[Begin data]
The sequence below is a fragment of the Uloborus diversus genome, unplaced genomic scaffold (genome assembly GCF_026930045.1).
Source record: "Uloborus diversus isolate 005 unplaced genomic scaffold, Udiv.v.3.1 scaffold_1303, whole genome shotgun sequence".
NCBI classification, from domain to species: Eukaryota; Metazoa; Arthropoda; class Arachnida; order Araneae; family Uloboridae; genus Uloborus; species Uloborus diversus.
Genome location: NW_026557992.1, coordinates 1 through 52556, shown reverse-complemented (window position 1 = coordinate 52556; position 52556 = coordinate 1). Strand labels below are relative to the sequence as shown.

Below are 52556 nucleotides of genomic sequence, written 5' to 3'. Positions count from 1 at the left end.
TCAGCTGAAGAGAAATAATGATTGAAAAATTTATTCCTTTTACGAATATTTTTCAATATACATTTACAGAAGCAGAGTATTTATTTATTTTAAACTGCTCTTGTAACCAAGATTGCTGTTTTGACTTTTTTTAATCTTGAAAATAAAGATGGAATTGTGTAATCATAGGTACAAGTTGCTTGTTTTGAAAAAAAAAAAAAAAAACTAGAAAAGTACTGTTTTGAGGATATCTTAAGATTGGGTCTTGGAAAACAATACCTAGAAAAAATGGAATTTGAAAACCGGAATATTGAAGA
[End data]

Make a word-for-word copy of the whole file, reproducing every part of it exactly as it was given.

The sequence below is a fragment of the Uloborus diversus genome, unplaced genomic scaffold (genome assembly GCF_026930045.1).
Source record: "Uloborus diversus isolate 005 unplaced genomic scaffold, Udiv.v.3.1 scaffold_1303, whole genome shotgun sequence".
NCBI classification, from domain to species: Eukaryota; Metazoa; Arthropoda; class Arachnida; order Araneae; family Uloboridae; genus Uloborus; species Uloborus diversus.
Genome location: NW_026557992.1, coordinates 1 through 52556, shown reverse-complemented (window position 1 = coordinate 52556; position 52556 = coordinate 1). Strand labels below are relative to the sequence as shown.

Below are 52556 nucleotides of genomic sequence, written 5' to 3'. Positions count from 1 at the left end.
TCAGCTGAAGAGAAATAATGATTGAAAAATTTATTCCTTTTACGAATATTTTTCAATATACATTTACAGAAGCAGAGTATTTATTTATTTTAAACTGCTCTTGTAACCAAGATTGCTGTTTTGACTTTTTTTAATCTTGAAAATAAAGATGGAATTGTGTAATCATAGGTACAAGTTGCTTGTTTTGAAAAAAAAAAAAAAAAACTAGAAAAGTACTGTTTTGAGGATATCTTAAGATTGGGTCTTGGAAAACAATACCTAGAAAAAATGGAATTTGAAAACCGGAATATTGAAGA